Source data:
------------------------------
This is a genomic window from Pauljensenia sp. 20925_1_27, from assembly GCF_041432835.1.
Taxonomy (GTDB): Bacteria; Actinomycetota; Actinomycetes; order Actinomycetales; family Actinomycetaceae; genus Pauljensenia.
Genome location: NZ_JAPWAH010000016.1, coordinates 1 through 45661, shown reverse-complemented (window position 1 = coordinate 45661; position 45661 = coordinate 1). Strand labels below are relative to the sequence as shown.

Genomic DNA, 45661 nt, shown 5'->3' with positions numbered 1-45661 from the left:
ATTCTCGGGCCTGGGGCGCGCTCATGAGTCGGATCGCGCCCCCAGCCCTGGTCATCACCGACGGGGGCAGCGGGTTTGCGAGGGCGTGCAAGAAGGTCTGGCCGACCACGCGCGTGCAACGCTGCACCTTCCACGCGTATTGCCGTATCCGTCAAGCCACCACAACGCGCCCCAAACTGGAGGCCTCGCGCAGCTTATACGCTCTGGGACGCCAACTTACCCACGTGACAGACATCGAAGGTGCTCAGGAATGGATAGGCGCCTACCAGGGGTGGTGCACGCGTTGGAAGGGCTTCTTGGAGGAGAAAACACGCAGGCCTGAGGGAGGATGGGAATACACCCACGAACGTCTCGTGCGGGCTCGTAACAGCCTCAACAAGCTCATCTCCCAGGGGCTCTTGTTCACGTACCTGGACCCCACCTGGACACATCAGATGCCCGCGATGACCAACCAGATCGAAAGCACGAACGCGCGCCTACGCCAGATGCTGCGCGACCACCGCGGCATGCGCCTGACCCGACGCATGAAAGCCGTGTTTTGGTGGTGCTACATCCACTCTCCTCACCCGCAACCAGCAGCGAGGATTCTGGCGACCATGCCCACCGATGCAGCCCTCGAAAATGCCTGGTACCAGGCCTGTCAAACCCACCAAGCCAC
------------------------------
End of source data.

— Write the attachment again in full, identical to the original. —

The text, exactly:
This is a genomic window from Pauljensenia sp. 20925_1_27, from assembly GCF_041432835.1.
Taxonomy (GTDB): Bacteria; Actinomycetota; Actinomycetes; order Actinomycetales; family Actinomycetaceae; genus Pauljensenia.
Genome location: NZ_JAPWAH010000016.1, coordinates 1 through 45661, shown reverse-complemented (window position 1 = coordinate 45661; position 45661 = coordinate 1). Strand labels below are relative to the sequence as shown.

Genomic DNA, 45661 nt, shown 5'->3' with positions numbered 1-45661 from the left:
ATTCTCGGGCCTGGGGCGCGCTCATGAGTCGGATCGCGCCCCCAGCCCTGGTCATCACCGACGGGGGCAGCGGGTTTGCGAGGGCGTGCAAGAAGGTCTGGCCGACCACGCGCGTGCAACGCTGCACCTTCCACGCGTATTGCCGTATCCGTCAAGCCACCACAACGCGCCCCAAACTGGAGGCCTCGCGCAGCTTATACGCTCTGGGACGCCAACTTACCCACGTGACAGACATCGAAGGTGCTCAGGAATGGATAGGCGCCTACCAGGGGTGGTGCACGCGTTGGAAGGGCTTCTTGGAGGAGAAAACACGCAGGCCTGAGGGAGGATGGGAATACACCCACGAACGTCTCGTGCGGGCTCGTAACAGCCTCAACAAGCTCATCTCCCAGGGGCTCTTGTTCACGTACCTGGACCCCACCTGGACACATCAGATGCCCGCGATGACCAACCAGATCGAAAGCACGAACGCGCGCCTACGCCAGATGCTGCGCGACCACCGCGGCATGCGCCTGACCCGACGCATGAAAGCCGTGTTTTGGTGGTGCTACATCCACTCTCCTCACCCGCAACCAGCAGCGAGGATTCTGGCGACCATGCCCACCGATGCAGCCCTCGAAAATGCCTGGTACCAGGCCTGTCAAACCCACCAAGCCAC